For decades, it has been the star of the Indian and Southeast Asian collection at the Cleveland Museum of Art (CMA): a mammoth sandstone statue of the Hindu boy god Krishna, serenely hoisting a mountain to shelter villagers from a deluge of rain unleashed by a vengeful deity.
Carved around AD600 for veneration in a manmade cave at the mountain of Phnom Da in southern Cambodia, Krishna Lifting Mount Govardhan is heralded as one of the first major sculptures in Khmer civilisation, says Sonya Rhie Mace, the museum’s curator of Indian and Southeast Asian art. Acquired by the CMA in 1973, it reflects influences imported from India as well as “an explosion of artistic inspiration and skill” in Cambodia before the centre of creativity shifted to the northwest in the Angkor period, she says.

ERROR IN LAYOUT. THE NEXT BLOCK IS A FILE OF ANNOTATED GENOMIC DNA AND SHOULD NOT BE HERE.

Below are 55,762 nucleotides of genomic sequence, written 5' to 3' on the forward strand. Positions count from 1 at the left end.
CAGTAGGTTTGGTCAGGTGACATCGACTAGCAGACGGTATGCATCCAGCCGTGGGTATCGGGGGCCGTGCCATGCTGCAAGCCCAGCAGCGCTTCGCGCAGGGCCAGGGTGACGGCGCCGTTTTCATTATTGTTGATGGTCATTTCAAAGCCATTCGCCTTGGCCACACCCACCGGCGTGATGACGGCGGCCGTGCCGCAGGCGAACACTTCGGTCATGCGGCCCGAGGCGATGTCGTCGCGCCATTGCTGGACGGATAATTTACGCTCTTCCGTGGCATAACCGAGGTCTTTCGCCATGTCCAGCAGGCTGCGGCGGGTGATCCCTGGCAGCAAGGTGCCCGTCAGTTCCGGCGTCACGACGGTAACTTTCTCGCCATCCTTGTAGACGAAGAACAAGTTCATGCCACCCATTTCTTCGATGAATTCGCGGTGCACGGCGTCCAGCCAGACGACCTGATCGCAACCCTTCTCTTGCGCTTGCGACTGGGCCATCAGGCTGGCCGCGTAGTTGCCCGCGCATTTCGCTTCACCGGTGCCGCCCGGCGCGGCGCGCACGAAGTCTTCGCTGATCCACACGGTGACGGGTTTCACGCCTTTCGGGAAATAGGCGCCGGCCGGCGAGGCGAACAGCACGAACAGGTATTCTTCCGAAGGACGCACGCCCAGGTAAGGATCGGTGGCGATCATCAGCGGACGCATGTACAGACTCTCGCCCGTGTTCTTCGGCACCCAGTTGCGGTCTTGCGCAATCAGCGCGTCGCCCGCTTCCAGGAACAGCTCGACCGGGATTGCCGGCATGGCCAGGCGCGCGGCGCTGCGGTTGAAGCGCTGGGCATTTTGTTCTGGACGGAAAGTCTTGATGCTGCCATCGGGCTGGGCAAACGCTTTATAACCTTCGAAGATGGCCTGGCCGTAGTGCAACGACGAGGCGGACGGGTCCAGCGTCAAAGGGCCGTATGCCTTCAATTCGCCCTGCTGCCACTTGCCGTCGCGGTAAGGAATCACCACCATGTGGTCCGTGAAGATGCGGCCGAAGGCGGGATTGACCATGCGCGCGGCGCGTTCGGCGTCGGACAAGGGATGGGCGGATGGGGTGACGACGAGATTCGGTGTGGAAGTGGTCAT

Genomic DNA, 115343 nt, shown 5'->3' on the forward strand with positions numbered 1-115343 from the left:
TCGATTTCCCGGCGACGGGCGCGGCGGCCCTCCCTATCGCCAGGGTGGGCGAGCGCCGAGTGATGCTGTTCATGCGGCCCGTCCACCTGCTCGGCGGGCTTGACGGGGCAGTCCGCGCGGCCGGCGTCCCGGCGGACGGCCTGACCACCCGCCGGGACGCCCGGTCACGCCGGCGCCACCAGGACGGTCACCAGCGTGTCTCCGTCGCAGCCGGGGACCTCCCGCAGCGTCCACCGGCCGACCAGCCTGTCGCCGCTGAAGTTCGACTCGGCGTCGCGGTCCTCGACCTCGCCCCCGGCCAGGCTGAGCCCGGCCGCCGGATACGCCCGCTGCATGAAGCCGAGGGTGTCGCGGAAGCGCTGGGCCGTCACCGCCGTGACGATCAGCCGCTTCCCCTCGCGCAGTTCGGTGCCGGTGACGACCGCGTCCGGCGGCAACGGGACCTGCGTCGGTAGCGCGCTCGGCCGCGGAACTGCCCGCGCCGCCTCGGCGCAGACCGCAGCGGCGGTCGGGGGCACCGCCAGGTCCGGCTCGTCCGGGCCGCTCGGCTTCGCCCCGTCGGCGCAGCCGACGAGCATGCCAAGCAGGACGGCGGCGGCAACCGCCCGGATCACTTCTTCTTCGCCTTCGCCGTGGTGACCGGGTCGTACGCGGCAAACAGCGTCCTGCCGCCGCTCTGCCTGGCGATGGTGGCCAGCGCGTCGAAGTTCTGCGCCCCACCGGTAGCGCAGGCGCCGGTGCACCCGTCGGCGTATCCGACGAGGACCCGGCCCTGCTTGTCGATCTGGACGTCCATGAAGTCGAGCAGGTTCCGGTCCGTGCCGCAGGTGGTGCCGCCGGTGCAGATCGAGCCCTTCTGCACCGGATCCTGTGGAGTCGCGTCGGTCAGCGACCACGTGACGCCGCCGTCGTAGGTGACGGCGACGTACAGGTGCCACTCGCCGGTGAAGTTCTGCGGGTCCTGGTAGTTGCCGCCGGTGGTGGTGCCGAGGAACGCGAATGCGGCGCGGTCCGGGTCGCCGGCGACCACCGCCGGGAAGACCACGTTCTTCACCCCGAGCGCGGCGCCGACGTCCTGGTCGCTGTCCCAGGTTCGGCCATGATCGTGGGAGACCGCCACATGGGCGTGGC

Yet over the last four years, the Krishna has been radically transformed. Most strikingly, it no longer stands securely on two feet: in a restoration guided by intensive research and the latest scanning and 3D modelling technology, the sculpture has been shorn of a thigh, two calves and feet that had been appended in a painstaking yet evidently misguided 1978-79 reconstruction effort.